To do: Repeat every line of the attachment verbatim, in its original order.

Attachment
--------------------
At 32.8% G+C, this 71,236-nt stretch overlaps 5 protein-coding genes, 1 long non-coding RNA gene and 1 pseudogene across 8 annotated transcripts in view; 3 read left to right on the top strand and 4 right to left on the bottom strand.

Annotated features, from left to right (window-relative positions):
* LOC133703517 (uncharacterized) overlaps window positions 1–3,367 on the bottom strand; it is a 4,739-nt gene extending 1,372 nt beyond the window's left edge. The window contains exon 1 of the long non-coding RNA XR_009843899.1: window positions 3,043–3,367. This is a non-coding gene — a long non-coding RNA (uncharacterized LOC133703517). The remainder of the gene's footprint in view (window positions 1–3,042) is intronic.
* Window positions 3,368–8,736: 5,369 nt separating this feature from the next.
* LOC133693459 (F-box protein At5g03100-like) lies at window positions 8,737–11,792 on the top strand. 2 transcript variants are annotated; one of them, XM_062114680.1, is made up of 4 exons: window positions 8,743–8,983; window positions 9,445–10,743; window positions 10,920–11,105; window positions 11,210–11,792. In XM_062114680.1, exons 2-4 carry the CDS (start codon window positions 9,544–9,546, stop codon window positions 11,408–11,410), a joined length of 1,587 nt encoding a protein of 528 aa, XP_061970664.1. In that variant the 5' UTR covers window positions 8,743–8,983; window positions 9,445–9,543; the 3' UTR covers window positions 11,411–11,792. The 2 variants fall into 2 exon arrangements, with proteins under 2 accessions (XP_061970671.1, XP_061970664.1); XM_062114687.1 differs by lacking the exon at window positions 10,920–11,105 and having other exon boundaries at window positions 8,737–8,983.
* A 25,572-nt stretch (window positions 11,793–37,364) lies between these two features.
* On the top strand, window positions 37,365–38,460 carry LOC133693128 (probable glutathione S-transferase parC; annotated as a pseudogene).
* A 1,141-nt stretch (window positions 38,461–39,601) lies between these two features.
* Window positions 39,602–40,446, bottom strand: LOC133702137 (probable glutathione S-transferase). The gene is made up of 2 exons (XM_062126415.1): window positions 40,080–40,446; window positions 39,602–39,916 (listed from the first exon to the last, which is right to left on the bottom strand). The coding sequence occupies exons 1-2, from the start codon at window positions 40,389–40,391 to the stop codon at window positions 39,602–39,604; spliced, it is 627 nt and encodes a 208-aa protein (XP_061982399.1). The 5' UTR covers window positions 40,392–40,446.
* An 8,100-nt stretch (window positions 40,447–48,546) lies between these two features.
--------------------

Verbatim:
At 32.8% G+C, this 71,236-nt stretch overlaps 5 protein-coding genes, 1 long non-coding RNA gene and 1 pseudogene across 8 annotated transcripts in view; 3 read left to right on the top strand and 4 right to left on the bottom strand.

Annotated features, from left to right (window-relative positions):
* LOC133703517 (uncharacterized) overlaps window positions 1–3,367 on the bottom strand; it is a 4,739-nt gene extending 1,372 nt beyond the window's left edge. The window contains exon 1 of the long non-coding RNA XR_009843899.1: window positions 3,043–3,367. This is a non-coding gene — a long non-coding RNA (uncharacterized LOC133703517). The remainder of the gene's footprint in view (window positions 1–3,042) is intronic.
* Window positions 3,368–8,736: 5,369 nt separating this feature from the next.
* LOC133693459 (F-box protein At5g03100-like) lies at window positions 8,737–11,792 on the top strand. 2 transcript variants are annotated; one of them, XM_062114680.1, is made up of 4 exons: window positions 8,743–8,983; window positions 9,445–10,743; window positions 10,920–11,105; window positions 11,210–11,792. In XM_062114680.1, exons 2-4 carry the CDS (start codon window positions 9,544–9,546, stop codon window positions 11,408–11,410), a joined length of 1,587 nt encoding a protein of 528 aa, XP_061970664.1. In that variant the 5' UTR covers window positions 8,743–8,983; window positions 9,445–9,543; the 3' UTR covers window positions 11,411–11,792. The 2 variants fall into 2 exon arrangements, with proteins under 2 accessions (XP_061970671.1, XP_061970664.1); XM_062114687.1 differs by lacking the exon at window positions 10,920–11,105 and having other exon boundaries at window positions 8,737–8,983.
* A 25,572-nt stretch (window positions 11,793–37,364) lies between these two features.
* On the top strand, window positions 37,365–38,460 carry LOC133693128 (probable glutathione S-transferase parC; annotated as a pseudogene).
* A 1,141-nt stretch (window positions 38,461–39,601) lies between these two features.
* Window positions 39,602–40,446, bottom strand: LOC133702137 (probable glutathione S-transferase). The gene is made up of 2 exons (XM_062126415.1): window positions 40,080–40,446; window positions 39,602–39,916 (listed from the first exon to the last, which is right to left on the bottom strand). The coding sequence occupies exons 1-2, from the start codon at window positions 40,389–40,391 to the stop codon at window positions 39,602–39,604; spliced, it is 627 nt and encodes a 208-aa protein (XP_061982399.1). The 5' UTR covers window positions 40,392–40,446.
* An 8,100-nt stretch (window positions 40,447–48,546) lies between these two features.